Author Topic: Communication reservists return to the Army  (Read 3358 times)

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Communication reservists return to the Army
« on: May 05, 2008, 21:03:21 »
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Communication reservists return to the Army
Transfer of authority means greater training and career opportunities for soldiers
by Paul

Reserve soldiers serving with communications units won’t have long to wait before seeing the benefits of their return to the Army after more than 30 years in a “purple” chain of command. Funding for equipment upgrades and acquisition has been approved, and the soldiers will enjoy greater training and career opportunities, say senior staff officers.

The formal transfer of authority for communication reserve units from Assistant Deputy Minister (Information Management) to Land Force Command took place April 1, with an April 19 ceremony in Ottawa to mark the change.

“They now have the support of the G6,” said Lieutenant-Colonel Jim Davies, Assistant Chief of Staff for Strategy for the Army Reserves. “They are already realizing the benefits in terms of equipment upgrades.” LCol Davies also noted that those who have commanded communications units or have served as sergeants-major will now have greater opportunities for command and staff positions, in Land Force Area headquarters, for example. “They’ve gone from a relatively small, level 2 formation of just 1 900 to an organization of 40 000 [Army Regulars and Reservists],” he said. “They can now operate within the scope of the entire Army and move around within that.”

“They will also have the opportunity to get trade-related experience via direct support to Army operations in a headquarters,” he added.

Bringing the communication reserves back into the Army chain of command synchronizes and aligns resources within the Army. It enables senior Army planners to decide what their future requirements in communications will be, set priorities and allocate the resources needed to generate forces with the required capabilities.

The Army Reserve is currently studying and planning for future force employment structures within the wider context of Army Transformation. For example, the Government of Canada plans to place greater emphasis on security at home and the lead responsibility for domestic operations falls to the Reserve Force, with support from the Regular Force. Once the new structures and the training system for domestic ops are in place, communication reserve units will be expected to provide a training component for that, as well as provide communications capability for domestic, continental and expeditionary operations.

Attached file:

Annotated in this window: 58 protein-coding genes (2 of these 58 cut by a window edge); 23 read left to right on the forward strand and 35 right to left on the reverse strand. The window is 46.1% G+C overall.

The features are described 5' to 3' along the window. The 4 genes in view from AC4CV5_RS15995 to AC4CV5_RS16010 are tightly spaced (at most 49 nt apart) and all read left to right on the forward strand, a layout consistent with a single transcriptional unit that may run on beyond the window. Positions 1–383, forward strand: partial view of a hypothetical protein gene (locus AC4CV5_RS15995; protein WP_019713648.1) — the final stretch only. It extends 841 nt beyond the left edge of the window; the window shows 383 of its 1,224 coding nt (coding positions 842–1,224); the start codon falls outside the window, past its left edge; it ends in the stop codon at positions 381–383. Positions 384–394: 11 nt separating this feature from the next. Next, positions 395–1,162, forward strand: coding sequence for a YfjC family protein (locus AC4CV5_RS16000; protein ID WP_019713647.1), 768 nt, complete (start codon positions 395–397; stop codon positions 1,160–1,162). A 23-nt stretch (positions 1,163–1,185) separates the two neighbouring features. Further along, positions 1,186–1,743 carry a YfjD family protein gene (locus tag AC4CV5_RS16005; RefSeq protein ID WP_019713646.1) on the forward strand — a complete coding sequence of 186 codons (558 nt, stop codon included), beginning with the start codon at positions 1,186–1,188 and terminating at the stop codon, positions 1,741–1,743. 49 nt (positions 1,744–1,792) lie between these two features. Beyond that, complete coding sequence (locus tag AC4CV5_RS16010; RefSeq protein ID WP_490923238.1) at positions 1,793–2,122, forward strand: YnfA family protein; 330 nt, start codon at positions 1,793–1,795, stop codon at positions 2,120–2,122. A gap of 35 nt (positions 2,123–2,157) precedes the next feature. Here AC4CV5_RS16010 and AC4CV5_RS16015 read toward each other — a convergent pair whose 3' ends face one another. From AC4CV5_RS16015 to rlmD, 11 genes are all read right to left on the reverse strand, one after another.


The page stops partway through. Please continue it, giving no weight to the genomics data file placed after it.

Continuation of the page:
Equipment approved

In anticipation of the return of the communication reserves, the Army quickly approved a long-awaited upgrade of 81 command post vehicles, along with the purchase of six tactical command, control and communications systems (TCCC) static kits - with plans to buy more – and other equipment.

Major Frank Bak, a communications reserve officer serving with the Land Staff, explained that the TCCCs static kits will benefit reservists in both training and on domestic ops.

“These are radio kits that can be installed in the classroom setting or used on domestic ops if you’re setting up a command post in an urban setting,” Maj Bak said. “In addition, we send many of our vehicles to Kingston each summer in order to conduct training. The process is lengthy – some units are without their vehicles from about April to as late as November or even December. So the static kits will perform an important role at the unit level – soldiers will be able to continue their training in a classroom setting.”

Maj Bak said communications reservists will enjoy the benefits of being able to tap into Army resources and will have some greater opportunities for command roles, but day-to-day operations will remain much the same at the unit level. “But we now have a clearly defined role for the communication reserve that is directly linked to the Army. Our training was, for the most part, already Army or land-based. It’s just that the linkage is now clearly defined – we are now fully part of the Army and we support Army tasks.”